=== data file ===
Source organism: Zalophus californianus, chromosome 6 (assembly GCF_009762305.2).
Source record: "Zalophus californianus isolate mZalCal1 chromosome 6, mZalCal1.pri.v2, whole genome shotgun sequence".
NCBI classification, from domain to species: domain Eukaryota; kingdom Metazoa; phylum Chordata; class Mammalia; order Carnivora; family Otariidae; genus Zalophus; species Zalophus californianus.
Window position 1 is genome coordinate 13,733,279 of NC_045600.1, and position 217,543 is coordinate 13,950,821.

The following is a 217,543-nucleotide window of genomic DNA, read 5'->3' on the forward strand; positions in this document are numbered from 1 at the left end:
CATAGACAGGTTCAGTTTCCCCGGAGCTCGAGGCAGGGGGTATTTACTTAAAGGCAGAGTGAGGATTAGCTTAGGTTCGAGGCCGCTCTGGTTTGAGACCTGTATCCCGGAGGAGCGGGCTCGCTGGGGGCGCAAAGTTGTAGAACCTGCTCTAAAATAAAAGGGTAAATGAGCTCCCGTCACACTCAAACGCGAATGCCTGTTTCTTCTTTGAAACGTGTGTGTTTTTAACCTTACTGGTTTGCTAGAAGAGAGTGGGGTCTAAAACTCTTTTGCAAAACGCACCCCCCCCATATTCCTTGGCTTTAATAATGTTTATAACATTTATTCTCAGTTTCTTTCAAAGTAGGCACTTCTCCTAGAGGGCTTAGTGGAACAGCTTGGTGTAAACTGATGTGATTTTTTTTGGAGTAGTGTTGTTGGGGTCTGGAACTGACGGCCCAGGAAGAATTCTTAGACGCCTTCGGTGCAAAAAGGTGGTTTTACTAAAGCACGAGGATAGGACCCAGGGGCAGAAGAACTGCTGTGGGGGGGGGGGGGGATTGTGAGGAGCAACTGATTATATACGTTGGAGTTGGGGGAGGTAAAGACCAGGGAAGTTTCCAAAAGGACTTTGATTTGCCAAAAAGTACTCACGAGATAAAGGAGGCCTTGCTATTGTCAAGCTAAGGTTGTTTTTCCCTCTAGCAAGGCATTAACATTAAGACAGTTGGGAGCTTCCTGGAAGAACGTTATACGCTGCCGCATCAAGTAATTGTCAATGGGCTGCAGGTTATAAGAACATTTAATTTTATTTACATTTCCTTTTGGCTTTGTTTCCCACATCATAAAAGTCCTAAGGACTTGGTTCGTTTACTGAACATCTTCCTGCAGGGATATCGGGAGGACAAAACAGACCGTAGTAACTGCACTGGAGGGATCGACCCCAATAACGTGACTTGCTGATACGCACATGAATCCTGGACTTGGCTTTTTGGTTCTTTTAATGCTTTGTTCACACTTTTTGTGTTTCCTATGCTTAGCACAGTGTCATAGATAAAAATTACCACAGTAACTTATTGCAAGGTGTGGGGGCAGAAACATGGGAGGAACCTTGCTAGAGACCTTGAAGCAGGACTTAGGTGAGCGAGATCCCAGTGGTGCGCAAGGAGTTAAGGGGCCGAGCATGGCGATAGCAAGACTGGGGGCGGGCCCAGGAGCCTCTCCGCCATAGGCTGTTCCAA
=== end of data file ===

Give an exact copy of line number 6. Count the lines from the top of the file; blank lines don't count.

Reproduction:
CATAGACAGGTTCAGTTTCCCCGGAGCTCGAGGCAGGGGGTATTTACTTAAAGGCAGAGTGAGGATTAGCTTAGGTTCGAGGCCGCTCTGGTTTGAGACCTGTATCCCGGAGGAGCGGGCTCGCTGGGGGCGCAAAGTTGTAGAACCTGCTCTAAAATAAAAGGGTAAATGAGCTCCCGTCACACTCAAACGCGAATGCCTGTTTCTTCTTTGAAACGTGTGTGTTTTTAACCTTACTGGTTTGCTAGAAGAGAGTGGGGTCTAAAACTCTTTTGCAAAACGCACCCCCCCCATATTCCTTGGCTTTAATAATGTTTATAACATTTATTCTCAGTTTCTTTCAAAGTAGGCACTTCTCCTAGAGGGCTTAGTGGAACAGCTTGGTGTAAACTGATGTGATTTTTTTTGGAGTAGTGTTGTTGGGGTCTGGAACTGACGGCCCAGGAAGAATTCTTAGACGCCTTCGGTGCAAAAAGGTGGTTTTACTAAAGCACGAGGATAGGACCCAGGGGCAGAAGAACTGCTGTGGGGGGGGGGGGGGATTGTGAGGAGCAACTGATTATATACGTTGGAGTTGGGGGAGGTAAAGACCAGGGAAGTTTCCAAAAGGACTTTGATTTGCCAAAAAGTACTCACGAGATAAAGGAGGCCTTGCTATTGTCAAGCTAAGGTTGTTTTTCCCTCTAGCAAGGCATTAACATTAAGACAGTTGGGAGCTTCCTGGAAGAACGTTATACGCTGCCGCATCAAGTAATTGTCAATGGGCTGCAGGTTATAAGAACATTTAATTTTATTTACATTTCCTTTTGGCTTTGTTTCCCACATCATAAAAGTCCTAAGGACTTGGTTCGTTTACTGAACATCTTCCTGCAGGGATATCGGGAGGACAAAACAGACCGTAGTAACTGCACTGGAGGGATCGACCCCAATAACGTGACTTGCTGATACGCACATGAATCCTGGACTTGGCTTTTTGGTTCTTTTAATGCTTTGTTCACACTTTTTGTGTTTCCTATGCTTAGCACAGTGTCATAGATAAAAATTACCACAGTAACTTATTGCAAGGTGTGGGGGCAGAAACATGGGAGGAACCTTGCTAGAGACCTTGAAGCAGGACTTAGGTGAGCGAGATCCCAGTGGTGCGCAAGGAGTTAAGGGGCCGAGCATGGCGATAGCAAGACTGGGGGCGGGCCCAGGAGCCTCTCCGCCATAGGCTGTTCCAA